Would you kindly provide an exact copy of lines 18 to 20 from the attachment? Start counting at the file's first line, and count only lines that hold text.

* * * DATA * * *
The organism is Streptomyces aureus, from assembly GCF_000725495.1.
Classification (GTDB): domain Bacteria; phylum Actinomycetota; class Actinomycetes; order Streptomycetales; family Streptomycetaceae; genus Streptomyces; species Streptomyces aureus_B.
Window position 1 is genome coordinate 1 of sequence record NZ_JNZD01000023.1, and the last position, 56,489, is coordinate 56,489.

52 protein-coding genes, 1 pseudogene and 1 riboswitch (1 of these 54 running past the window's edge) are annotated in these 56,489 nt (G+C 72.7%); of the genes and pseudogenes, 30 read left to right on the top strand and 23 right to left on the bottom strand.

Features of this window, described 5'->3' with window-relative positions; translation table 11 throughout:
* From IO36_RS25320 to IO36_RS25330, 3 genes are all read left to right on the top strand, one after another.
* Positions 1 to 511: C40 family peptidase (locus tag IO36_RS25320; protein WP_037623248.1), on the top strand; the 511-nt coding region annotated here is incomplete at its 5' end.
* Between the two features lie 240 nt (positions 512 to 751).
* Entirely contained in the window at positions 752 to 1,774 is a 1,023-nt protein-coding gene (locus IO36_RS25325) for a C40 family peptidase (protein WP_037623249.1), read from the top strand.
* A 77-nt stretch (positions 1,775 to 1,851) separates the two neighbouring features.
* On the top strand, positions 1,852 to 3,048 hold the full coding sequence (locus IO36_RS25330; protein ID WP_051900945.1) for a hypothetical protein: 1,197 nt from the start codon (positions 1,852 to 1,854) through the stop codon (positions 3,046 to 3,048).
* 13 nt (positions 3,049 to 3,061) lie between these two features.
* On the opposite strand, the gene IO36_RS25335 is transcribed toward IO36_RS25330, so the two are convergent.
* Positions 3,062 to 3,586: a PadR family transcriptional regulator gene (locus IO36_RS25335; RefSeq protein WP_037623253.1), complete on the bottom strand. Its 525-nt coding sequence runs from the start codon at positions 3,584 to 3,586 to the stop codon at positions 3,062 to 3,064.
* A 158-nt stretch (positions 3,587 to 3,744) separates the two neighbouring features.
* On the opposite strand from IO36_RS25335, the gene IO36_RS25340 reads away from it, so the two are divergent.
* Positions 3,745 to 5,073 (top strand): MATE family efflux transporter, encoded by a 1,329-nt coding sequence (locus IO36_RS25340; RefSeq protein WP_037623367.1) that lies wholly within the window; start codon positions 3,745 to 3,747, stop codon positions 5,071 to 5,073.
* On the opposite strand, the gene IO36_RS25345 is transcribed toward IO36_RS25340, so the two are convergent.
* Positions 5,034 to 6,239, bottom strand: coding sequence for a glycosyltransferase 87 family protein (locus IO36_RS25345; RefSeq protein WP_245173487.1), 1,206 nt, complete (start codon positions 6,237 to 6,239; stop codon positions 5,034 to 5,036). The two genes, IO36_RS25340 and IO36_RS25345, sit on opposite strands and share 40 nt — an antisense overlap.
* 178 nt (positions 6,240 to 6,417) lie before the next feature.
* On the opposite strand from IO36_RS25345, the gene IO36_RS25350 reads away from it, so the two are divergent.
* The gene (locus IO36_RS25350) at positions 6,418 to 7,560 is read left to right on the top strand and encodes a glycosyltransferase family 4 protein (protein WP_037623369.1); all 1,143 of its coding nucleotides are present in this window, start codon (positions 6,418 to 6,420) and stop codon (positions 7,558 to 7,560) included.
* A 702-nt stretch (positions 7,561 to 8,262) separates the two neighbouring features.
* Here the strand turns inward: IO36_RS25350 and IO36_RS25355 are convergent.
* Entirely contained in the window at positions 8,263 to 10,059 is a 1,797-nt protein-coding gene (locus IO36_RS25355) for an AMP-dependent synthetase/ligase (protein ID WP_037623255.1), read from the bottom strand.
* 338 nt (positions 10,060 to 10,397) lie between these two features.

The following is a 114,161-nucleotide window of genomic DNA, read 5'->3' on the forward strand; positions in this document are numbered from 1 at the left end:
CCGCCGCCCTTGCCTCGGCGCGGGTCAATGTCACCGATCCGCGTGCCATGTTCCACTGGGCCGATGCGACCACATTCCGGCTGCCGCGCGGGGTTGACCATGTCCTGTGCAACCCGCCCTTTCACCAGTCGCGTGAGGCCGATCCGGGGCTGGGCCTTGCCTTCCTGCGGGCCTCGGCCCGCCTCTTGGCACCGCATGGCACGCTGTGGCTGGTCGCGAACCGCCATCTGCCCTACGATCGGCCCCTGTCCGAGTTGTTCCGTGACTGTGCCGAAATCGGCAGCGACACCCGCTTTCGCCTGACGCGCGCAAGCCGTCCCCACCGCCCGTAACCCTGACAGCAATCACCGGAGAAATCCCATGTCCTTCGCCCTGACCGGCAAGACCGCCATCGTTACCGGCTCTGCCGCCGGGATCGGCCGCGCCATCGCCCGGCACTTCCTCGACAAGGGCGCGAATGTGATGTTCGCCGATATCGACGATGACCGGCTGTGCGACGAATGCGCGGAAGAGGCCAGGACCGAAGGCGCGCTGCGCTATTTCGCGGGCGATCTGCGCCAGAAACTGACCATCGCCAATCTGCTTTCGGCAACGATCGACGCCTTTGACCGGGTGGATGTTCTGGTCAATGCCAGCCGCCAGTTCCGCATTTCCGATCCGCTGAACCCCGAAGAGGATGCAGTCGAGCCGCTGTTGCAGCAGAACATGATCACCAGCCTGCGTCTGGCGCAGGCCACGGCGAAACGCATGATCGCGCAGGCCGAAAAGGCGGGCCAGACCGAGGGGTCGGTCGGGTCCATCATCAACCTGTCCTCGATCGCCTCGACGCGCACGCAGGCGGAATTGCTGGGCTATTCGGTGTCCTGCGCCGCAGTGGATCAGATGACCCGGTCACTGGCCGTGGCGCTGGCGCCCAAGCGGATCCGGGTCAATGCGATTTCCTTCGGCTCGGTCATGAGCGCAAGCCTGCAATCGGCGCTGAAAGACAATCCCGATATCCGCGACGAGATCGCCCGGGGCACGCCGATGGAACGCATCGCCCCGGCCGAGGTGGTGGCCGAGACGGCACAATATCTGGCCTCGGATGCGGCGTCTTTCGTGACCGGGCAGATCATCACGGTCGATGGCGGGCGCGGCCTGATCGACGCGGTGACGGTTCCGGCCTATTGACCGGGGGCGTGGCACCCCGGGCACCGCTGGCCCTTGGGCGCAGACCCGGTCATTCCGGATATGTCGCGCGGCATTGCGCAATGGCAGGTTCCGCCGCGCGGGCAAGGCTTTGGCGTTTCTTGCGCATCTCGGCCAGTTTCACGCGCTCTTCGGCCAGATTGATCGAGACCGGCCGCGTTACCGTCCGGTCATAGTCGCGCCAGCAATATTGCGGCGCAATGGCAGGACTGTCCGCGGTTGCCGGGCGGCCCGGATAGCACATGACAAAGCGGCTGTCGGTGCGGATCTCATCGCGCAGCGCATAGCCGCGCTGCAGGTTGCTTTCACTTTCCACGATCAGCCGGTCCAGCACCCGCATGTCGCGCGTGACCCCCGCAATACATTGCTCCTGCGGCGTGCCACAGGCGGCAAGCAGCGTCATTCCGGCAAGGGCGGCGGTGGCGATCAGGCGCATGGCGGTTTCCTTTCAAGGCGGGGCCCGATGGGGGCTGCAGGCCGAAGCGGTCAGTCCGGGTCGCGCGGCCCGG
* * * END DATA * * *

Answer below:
* On the opposite strand, the gene IO36_RS25345 is transcribed toward IO36_RS25340, so the two are convergent.
* Positions 5,034 to 6,239, bottom strand: coding sequence for a glycosyltransferase 87 family protein (locus IO36_RS25345; RefSeq protein WP_245173487.1), 1,206 nt, complete (start codon positions 6,237 to 6,239; stop codon positions 5,034 to 5,036). The two genes, IO36_RS25340 and IO36_RS25345, sit on opposite strands and share 40 nt — an antisense overlap.
* 178 nt (positions 6,240 to 6,417) lie before the next feature.